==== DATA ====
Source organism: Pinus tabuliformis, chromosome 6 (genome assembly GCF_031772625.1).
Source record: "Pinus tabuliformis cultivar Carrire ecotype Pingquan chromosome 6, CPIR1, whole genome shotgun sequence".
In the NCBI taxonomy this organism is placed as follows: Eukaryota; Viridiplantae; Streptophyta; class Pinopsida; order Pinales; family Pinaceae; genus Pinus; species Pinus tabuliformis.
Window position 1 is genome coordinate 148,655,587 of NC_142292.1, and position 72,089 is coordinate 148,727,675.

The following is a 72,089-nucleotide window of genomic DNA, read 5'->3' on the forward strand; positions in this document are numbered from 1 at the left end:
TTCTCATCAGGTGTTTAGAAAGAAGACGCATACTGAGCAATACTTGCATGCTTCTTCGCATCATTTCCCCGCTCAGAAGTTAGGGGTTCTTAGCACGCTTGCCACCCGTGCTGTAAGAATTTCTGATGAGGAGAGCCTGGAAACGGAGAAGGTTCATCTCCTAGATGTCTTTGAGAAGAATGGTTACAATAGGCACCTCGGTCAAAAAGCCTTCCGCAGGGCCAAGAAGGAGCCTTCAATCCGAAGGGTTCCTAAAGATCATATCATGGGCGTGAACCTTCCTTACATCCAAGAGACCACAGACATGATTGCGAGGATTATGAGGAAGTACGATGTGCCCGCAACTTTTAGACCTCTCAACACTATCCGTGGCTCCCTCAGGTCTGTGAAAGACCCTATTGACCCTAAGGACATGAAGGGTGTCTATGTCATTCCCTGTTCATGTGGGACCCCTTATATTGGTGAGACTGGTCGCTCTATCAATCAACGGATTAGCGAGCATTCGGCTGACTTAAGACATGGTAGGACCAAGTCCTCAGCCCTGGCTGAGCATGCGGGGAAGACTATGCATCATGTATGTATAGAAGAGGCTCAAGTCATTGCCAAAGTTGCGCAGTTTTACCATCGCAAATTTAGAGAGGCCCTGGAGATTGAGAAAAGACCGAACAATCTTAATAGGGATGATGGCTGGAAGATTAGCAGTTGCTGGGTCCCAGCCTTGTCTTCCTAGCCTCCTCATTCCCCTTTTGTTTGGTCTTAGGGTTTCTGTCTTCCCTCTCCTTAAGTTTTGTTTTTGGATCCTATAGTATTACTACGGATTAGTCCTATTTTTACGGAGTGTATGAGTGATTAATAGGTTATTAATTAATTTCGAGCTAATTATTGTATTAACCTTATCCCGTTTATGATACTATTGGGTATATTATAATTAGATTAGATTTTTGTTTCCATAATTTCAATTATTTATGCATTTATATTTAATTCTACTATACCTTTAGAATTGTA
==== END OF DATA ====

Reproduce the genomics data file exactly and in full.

Source organism: Pinus tabuliformis, chromosome 6 (genome assembly GCF_031772625.1).
Source record: "Pinus tabuliformis cultivar Carrire ecotype Pingquan chromosome 6, CPIR1, whole genome shotgun sequence".
In the NCBI taxonomy this organism is placed as follows: Eukaryota; Viridiplantae; Streptophyta; class Pinopsida; order Pinales; family Pinaceae; genus Pinus; species Pinus tabuliformis.
Window position 1 is genome coordinate 148,655,587 of NC_142292.1, and position 72,089 is coordinate 148,727,675.

The following is a 72,089-nucleotide window of genomic DNA, read 5'->3' on the forward strand; positions in this document are numbered from 1 at the left end:
TTCTCATCAGGTGTTTAGAAAGAAGACGCATACTGAGCAATACTTGCATGCTTCTTCGCATCATTTCCCCGCTCAGAAGTTAGGGGTTCTTAGCACGCTTGCCACCCGTGCTGTAAGAATTTCTGATGAGGAGAGCCTGGAAACGGAGAAGGTTCATCTCCTAGATGTCTTTGAGAAGAATGGTTACAATAGGCACCTCGGTCAAAAAGCCTTCCGCAGGGCCAAGAAGGAGCCTTCAATCCGAAGGGTTCCTAAAGATCATATCATGGGCGTGAACCTTCCTTACATCCAAGAGACCACAGACATGATTGCGAGGATTATGAGGAAGTACGATGTGCCCGCAACTTTTAGACCTCTCAACACTATCCGTGGCTCCCTCAGGTCTGTGAAAGACCCTATTGACCCTAAGGACATGAAGGGTGTCTATGTCATTCCCTGTTCATGTGGGACCCCTTATATTGGTGAGACTGGTCGCTCTATCAATCAACGGATTAGCGAGCATTCGGCTGACTTAAGACATGGTAGGACCAAGTCCTCAGCCCTGGCTGAGCATGCGGGGAAGACTATGCATCATGTATGTATAGAAGAGGCTCAAGTCATTGCCAAAGTTGCGCAGTTTTACCATCGCAAATTTAGAGAGGCCCTGGAGATTGAGAAAAGACCGAACAATCTTAATAGGGATGATGGCTGGAAGATTAGCAGTTGCTGGGTCCCAGCCTTGTCTTCCTAGCCTCCTCATTCCCCTTTTGTTTGGTCTTAGGGTTTCTGTCTTCCCTCTCCTTAAGTTTTGTTTTTGGATCCTATAGTATTACTACGGATTAGTCCTATTTTTACGGAGTGTATGAGTGATTAATAGGTTATTAATTAATTTCGAGCTAATTATTGTATTAACCTTATCCCGTTTATGATACTATTGGGTATATTATAATTAGATTAGATTTTTGTTTCCATAATTTCAATTATTTATGCATTTATATTTAATTCTACTATACCTTTAGAATTGTA